With his outstanding debut senior (club) goal and Player of the Match honours, Bobb demonstrated his confidence as a player who had successfully transitioned to first team football this season. He now scores goals for both his country and the Champions League, providing City with a real alternative on the right. Hamilton can also, given his strong debut. To have five CFA graduates on the pitch was the cherry on top with Mahamadou Susoho’s late appearance. While City supporters adore seeing their elite, foreign players win titles, they also root for local boys and recent academy graduates to succeed on the team and carve out a niche for themselves.
These dead rubbers are frequently disregarded or forgotten because there is nothing left to play for. It might have an effect that extends well beyond this season for City to have won while placing such a high value on the academy. Their children will understand that there is always that pathway if they do well. The newest players that managers can utilise to inspire the next wave of City first-team players as they continue to carve out their own pathways are Susoho, Hamilton, and Bobb.
Nunes demonstrates his potential.
Guardiola made nine changes to his starting lineup for Red Star, and his three-man midfield of Matheus Nunes, Mateo Kovacic, and Kalvin Phillips all had something to show after struggling to get into the starting lineup in recent weeks. With Nunes leading the way, Kovacic and Phillips formed a double pivot, and in the first few minutes, Nunes made it clear what he wanted. He received an assist from a perfectly timed nudged pass out to Micah Hamilton, and he has set a goal to add more of these.
He was relieved to see the flag go up after he fluffed his lines six yards out, giving away the chance for City’s first goal. All in all, it was an adventurous showing at number ten, lending some poise to a forward line lacking experience (not that Hamilton needed much assistance). However, his performance in Red Star’s system highlighted the difficulty he faces in the City midfield.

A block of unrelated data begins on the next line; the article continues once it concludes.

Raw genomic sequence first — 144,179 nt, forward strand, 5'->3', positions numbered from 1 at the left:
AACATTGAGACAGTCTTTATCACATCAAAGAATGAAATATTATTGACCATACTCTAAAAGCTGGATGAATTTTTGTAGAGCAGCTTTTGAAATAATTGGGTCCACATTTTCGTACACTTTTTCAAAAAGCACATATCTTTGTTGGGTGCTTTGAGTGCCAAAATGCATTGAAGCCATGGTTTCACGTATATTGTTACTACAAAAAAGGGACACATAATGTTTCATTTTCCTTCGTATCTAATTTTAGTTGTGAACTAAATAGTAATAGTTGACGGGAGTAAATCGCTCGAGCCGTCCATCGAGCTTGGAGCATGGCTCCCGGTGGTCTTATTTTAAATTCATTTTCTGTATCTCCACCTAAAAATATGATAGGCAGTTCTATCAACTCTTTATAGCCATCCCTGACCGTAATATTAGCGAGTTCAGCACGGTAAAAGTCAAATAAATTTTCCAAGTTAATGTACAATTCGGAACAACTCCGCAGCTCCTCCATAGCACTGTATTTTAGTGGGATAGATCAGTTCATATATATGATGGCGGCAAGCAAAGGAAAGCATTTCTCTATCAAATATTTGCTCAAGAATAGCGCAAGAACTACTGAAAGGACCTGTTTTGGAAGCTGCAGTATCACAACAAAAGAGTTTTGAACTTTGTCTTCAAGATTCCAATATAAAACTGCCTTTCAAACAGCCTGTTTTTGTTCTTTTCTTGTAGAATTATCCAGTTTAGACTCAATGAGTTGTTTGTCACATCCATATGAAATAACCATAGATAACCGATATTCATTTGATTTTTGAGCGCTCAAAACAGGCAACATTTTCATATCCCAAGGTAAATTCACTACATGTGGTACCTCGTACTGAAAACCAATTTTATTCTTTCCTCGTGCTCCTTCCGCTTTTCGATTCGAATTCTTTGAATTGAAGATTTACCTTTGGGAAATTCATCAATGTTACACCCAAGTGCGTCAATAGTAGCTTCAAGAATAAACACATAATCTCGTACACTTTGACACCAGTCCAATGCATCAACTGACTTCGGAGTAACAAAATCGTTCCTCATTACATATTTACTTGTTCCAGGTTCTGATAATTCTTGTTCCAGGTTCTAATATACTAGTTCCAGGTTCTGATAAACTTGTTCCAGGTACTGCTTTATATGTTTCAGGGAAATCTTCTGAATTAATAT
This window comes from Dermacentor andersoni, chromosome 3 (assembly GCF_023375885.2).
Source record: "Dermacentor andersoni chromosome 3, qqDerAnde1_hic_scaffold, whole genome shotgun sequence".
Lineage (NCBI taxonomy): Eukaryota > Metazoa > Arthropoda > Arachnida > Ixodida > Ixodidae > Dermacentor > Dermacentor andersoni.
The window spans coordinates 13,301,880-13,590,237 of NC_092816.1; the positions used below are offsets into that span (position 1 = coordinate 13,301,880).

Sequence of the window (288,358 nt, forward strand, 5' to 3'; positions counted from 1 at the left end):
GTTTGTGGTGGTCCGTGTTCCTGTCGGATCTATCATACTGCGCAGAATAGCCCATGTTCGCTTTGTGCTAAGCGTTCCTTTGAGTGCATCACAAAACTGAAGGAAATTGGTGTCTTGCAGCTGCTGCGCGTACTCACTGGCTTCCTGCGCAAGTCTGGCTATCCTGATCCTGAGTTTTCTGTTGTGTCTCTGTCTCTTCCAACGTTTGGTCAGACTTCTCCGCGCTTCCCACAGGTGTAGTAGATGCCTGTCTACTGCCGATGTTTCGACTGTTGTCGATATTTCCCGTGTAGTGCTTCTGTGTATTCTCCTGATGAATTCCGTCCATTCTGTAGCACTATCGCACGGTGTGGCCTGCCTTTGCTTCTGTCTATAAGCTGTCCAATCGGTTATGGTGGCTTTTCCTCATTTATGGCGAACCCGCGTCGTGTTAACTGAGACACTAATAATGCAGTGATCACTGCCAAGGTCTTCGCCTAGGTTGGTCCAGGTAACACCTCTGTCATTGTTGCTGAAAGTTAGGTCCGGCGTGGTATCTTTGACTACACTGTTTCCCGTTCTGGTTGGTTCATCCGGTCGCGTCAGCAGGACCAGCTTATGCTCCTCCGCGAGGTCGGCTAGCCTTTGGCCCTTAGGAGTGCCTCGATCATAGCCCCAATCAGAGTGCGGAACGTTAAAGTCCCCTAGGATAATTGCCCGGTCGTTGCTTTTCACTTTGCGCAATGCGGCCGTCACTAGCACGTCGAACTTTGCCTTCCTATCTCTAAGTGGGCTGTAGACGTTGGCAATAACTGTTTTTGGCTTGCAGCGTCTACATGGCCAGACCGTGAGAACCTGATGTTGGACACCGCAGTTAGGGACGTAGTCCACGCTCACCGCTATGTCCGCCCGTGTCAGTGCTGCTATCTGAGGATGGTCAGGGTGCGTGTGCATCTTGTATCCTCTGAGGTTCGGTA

Guardiola rarely uses a double pivot, so in games where the outcome is in doubt, Nunes will have to contend with Bernardo Silva, Phil Foden, Julian Alvarez, and Kevin De Bruyne for the tenth spot. Guardiola believes Nunes has a significant role to play, and Kovacic, who has had a quiet debut at the Etihad, believes he can be a major contributor for City. He is obviously a talented player, but when will he again be given a fair opportunity to play at his preferred position?
The left-back problem persists
In just his second start as left back in all competitions since January, Sergio Gomez was chosen, sparing Josko Gvardiol and Nathan Ake. Rico Lewis also starts on the left side ahead of Gomez, and both Ake and Gvardiol have attempted to shut off the left-back position. Similar to Kalvin Phillips, Gomez appears to have a very narrow path to consistent playing time. This season, he has played at left-back more often than right-wing.
Like Phillips, Gomez didn’t exactly perform poorly at Red Star, but it also wasn’t good enough to convince Guardiola to reconsider Gomez’s long-term potential. There aren’t many games with much on the line, or against lesser opposition, where these guys can afford to participate, so it’s a difficult scenario. The larger players will reappear in the more difficult games.
Gomez should have done more to make himself a viable left-back option, but Gvardiol is still developing and not quite ready for that position. Although Ake was unstoppable as City won the triple crown, Guardiola says he can’t play three games a week and hasn’t been trusted as much there. Three left-back alternatives are available to City, but none of them are left-backs. In Gomez’s instance, Red Star took no action to advance him; at best, he is firmly third in that hierarchy.